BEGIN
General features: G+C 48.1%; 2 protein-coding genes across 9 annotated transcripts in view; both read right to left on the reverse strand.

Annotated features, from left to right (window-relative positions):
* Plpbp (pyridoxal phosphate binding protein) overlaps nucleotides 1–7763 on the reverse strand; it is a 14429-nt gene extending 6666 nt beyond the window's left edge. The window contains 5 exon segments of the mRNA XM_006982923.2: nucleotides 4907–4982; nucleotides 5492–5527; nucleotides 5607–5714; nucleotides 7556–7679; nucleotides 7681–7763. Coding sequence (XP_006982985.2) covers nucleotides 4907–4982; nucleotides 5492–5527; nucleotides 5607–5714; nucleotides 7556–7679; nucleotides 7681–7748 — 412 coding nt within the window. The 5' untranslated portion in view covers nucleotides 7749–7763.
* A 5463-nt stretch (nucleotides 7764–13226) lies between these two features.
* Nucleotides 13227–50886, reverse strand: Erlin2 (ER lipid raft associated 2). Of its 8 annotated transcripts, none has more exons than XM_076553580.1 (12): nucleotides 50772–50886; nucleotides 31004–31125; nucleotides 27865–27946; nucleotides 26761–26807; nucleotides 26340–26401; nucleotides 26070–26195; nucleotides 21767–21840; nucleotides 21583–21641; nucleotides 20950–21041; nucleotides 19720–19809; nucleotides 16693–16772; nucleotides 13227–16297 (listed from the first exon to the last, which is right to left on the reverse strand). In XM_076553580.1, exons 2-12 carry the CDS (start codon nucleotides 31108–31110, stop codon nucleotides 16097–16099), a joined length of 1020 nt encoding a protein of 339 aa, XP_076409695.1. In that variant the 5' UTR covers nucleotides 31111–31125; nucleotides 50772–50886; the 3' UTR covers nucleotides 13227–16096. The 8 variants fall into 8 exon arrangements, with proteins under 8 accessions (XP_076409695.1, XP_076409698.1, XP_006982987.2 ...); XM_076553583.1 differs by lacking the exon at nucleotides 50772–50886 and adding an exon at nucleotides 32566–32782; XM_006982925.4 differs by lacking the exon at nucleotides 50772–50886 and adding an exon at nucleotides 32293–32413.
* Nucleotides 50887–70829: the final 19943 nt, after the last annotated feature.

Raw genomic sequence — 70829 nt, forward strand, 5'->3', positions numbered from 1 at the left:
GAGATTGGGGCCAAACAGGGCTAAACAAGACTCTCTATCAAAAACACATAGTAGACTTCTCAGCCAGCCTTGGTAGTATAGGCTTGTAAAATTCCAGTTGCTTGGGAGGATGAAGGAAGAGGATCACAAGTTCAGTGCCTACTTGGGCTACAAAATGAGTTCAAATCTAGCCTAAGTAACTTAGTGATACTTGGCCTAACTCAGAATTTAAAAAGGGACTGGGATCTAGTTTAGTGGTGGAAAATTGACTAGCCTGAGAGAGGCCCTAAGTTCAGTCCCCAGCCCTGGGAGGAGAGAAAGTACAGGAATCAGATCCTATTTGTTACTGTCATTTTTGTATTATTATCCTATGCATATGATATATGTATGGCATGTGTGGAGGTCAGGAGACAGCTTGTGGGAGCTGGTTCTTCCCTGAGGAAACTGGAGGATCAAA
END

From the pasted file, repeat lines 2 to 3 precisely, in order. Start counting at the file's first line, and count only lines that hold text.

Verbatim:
Annotated features, from left to right (window-relative positions):
* Plpbp (pyridoxal phosphate binding protein) overlaps nucleotides 1–7763 on the reverse strand; it is a 14429-nt gene extending 6666 nt beyond the window's left edge. The window contains 5 exon segments of the mRNA XM_006982923.2: nucleotides 4907–4982; nucleotides 5492–5527; nucleotides 5607–5714; nucleotides 7556–7679; nucleotides 7681–7763. Coding sequence (XP_006982985.2) covers nucleotides 4907–4982; nucleotides 5492–5527; nucleotides 5607–5714; nucleotides 7556–7679; nucleotides 7681–7748 — 412 coding nt within the window. The 5' untranslated portion in view covers nucleotides 7749–7763.